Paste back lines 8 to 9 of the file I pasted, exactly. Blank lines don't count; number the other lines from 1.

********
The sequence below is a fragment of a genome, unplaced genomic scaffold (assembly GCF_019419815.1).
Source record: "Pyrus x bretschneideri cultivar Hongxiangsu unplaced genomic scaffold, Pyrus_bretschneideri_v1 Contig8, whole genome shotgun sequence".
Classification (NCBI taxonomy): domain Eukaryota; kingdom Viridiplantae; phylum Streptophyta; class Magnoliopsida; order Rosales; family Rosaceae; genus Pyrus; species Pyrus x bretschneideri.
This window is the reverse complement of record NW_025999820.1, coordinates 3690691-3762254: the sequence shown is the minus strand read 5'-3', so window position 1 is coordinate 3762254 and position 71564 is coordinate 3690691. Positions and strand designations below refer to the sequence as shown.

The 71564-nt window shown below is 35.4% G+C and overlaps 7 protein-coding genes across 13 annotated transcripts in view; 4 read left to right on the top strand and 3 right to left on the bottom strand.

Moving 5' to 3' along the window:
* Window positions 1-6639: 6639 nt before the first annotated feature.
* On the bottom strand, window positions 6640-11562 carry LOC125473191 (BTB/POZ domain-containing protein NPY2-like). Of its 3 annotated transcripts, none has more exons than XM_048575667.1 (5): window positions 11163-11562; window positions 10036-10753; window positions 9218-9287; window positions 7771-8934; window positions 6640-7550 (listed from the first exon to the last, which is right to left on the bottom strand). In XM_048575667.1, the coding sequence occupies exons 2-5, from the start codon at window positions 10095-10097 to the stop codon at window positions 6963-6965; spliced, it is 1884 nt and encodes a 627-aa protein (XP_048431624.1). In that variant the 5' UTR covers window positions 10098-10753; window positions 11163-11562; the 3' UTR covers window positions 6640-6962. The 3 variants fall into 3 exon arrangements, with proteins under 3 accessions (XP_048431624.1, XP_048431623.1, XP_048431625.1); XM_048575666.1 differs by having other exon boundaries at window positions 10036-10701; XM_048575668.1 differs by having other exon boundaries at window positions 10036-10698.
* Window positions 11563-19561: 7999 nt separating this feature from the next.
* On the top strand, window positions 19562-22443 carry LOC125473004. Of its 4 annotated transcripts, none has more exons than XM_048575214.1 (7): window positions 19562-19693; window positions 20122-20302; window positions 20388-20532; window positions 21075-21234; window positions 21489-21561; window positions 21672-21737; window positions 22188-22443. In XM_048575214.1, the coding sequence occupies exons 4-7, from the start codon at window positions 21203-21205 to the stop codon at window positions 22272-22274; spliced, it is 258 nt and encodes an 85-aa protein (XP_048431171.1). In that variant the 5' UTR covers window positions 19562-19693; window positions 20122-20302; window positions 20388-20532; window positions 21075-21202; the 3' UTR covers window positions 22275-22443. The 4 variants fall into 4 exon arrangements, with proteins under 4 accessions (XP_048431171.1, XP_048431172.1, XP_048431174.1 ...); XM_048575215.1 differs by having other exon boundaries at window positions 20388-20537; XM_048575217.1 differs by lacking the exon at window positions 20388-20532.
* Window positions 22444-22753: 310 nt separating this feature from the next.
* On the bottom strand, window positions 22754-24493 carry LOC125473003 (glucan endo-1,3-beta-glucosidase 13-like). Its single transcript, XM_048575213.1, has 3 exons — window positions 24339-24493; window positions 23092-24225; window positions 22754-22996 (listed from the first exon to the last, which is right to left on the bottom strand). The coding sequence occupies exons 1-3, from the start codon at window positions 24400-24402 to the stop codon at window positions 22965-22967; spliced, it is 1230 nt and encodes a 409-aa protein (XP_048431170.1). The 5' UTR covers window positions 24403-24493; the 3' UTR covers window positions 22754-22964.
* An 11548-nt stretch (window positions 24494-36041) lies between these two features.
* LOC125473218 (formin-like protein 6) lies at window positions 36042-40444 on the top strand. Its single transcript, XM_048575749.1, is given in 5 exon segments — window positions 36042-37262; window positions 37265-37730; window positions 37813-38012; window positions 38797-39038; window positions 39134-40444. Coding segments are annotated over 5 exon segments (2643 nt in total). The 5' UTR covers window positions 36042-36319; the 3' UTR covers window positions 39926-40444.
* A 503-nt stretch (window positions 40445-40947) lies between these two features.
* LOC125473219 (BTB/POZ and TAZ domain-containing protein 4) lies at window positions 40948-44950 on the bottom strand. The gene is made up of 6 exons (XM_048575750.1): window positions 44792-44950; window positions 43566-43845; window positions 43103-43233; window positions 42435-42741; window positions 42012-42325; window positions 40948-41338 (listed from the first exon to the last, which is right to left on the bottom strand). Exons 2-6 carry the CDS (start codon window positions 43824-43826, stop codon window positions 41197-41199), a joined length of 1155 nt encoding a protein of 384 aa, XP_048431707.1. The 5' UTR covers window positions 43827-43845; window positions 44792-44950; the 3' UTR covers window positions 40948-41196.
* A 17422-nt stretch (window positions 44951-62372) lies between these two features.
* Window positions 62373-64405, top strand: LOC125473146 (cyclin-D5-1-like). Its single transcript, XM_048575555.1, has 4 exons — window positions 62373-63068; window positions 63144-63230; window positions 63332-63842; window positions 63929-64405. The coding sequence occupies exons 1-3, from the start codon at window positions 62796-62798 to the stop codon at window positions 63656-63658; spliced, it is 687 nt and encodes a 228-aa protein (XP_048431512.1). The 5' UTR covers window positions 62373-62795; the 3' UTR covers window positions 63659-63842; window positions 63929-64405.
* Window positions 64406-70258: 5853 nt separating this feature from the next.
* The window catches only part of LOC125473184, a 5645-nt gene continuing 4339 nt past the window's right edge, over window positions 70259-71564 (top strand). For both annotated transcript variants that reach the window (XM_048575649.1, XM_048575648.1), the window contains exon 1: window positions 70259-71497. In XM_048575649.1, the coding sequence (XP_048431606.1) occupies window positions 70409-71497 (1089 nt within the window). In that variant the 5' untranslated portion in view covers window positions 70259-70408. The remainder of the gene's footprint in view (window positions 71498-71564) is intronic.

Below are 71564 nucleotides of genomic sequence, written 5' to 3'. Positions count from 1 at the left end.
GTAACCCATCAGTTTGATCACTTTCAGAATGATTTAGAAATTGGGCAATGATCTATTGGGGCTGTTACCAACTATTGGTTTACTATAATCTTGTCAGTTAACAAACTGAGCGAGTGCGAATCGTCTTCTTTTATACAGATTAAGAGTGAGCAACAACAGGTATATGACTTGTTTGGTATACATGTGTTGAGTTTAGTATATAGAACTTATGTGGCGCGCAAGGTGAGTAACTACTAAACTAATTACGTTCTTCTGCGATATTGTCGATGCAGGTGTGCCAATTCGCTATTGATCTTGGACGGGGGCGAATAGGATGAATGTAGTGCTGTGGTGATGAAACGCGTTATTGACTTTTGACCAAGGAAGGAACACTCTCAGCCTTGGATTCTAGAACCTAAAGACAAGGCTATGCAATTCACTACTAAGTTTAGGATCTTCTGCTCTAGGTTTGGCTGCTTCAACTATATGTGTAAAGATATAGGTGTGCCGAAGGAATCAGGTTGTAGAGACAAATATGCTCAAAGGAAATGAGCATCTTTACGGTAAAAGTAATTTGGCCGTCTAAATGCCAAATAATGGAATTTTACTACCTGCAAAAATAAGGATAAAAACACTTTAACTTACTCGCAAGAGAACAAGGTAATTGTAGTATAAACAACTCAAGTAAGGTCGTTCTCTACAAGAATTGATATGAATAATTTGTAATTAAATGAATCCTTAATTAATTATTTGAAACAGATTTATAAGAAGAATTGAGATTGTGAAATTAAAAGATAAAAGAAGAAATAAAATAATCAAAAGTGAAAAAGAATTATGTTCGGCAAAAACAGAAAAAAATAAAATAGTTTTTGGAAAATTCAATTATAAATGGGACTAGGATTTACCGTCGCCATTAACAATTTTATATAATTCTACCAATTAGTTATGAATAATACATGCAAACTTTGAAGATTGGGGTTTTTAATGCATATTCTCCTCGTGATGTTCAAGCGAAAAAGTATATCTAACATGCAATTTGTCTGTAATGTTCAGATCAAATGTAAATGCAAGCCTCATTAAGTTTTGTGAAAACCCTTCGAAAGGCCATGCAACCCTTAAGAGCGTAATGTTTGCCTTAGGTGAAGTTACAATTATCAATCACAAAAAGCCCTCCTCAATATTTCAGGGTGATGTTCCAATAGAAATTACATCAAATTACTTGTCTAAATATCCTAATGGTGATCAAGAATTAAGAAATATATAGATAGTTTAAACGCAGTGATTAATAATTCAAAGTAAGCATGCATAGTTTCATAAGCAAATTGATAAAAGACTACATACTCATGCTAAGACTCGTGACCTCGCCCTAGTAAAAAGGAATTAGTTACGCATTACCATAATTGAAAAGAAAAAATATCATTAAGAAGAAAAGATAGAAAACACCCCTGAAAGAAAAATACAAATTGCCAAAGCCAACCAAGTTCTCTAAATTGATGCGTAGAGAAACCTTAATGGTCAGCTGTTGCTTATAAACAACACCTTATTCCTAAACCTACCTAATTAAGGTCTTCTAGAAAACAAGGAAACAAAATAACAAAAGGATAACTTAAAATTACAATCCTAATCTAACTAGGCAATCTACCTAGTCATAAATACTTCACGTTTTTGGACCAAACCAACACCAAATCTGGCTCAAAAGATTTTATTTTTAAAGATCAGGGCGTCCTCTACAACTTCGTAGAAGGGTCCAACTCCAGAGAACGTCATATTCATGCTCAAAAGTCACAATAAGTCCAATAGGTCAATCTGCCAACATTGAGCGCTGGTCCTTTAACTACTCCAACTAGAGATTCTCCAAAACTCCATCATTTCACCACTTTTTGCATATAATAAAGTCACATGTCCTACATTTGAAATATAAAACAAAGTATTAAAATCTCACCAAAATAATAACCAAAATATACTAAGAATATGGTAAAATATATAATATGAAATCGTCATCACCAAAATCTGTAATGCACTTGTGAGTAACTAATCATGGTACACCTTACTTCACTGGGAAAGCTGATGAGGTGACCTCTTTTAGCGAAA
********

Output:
* On the bottom strand, window positions 6640-11562 carry LOC125473191 (BTB/POZ domain-containing protein NPY2-like). Of its 3 annotated transcripts, none has more exons than XM_048575667.1 (5): window positions 11163-11562; window positions 10036-10753; window positions 9218-9287; window positions 7771-8934; window positions 6640-7550 (listed from the first exon to the last, which is right to left on the bottom strand). In XM_048575667.1, the coding sequence occupies exons 2-5, from the start codon at window positions 10095-10097 to the stop codon at window positions 6963-6965; spliced, it is 1884 nt and encodes a 627-aa protein (XP_048431624.1). In that variant the 5' UTR covers window positions 10098-10753; window positions 11163-11562; the 3' UTR covers window positions 6640-6962. The 3 variants fall into 3 exon arrangements, with proteins under 3 accessions (XP_048431624.1, XP_048431623.1, XP_048431625.1); XM_048575666.1 differs by having other exon boundaries at window positions 10036-10701; XM_048575668.1 differs by having other exon boundaries at window positions 10036-10698.
* Window positions 11563-19561: 7999 nt separating this feature from the next.